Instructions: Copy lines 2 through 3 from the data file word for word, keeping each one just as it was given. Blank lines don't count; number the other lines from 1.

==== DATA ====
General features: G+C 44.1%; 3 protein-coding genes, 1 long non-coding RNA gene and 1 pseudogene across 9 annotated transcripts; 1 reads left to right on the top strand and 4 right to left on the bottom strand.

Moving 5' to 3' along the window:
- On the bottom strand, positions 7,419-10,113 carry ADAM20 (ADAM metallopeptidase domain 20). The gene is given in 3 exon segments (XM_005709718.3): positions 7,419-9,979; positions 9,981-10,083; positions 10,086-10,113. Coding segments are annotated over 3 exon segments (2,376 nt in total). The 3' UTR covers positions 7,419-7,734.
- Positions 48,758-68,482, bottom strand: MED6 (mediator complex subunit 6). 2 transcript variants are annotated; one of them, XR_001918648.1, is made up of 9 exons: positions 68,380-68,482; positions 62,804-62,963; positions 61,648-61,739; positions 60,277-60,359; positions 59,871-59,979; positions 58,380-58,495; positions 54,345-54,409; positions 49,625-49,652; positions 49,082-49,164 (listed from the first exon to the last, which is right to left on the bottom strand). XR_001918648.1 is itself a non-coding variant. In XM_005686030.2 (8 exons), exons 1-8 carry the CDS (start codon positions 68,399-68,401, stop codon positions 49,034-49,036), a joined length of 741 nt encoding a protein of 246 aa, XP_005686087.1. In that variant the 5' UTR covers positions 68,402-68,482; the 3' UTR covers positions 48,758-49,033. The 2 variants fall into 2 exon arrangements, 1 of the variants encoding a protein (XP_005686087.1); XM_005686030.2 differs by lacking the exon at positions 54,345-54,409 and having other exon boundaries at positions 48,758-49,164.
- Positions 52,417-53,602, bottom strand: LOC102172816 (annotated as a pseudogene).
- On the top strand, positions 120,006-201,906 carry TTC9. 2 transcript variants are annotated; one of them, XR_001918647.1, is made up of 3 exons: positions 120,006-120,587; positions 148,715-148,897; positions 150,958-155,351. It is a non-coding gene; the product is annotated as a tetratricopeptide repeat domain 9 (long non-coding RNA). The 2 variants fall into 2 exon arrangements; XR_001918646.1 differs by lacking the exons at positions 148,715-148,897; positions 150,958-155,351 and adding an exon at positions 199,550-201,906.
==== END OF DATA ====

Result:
Moving 5' to 3' along the window:
- On the bottom strand, positions 7,419-10,113 carry ADAM20 (ADAM metallopeptidase domain 20). The gene is given in 3 exon segments (XM_005709718.3): positions 7,419-9,979; positions 9,981-10,083; positions 10,086-10,113. Coding segments are annotated over 3 exon segments (2,376 nt in total). The 3' UTR covers positions 7,419-7,734.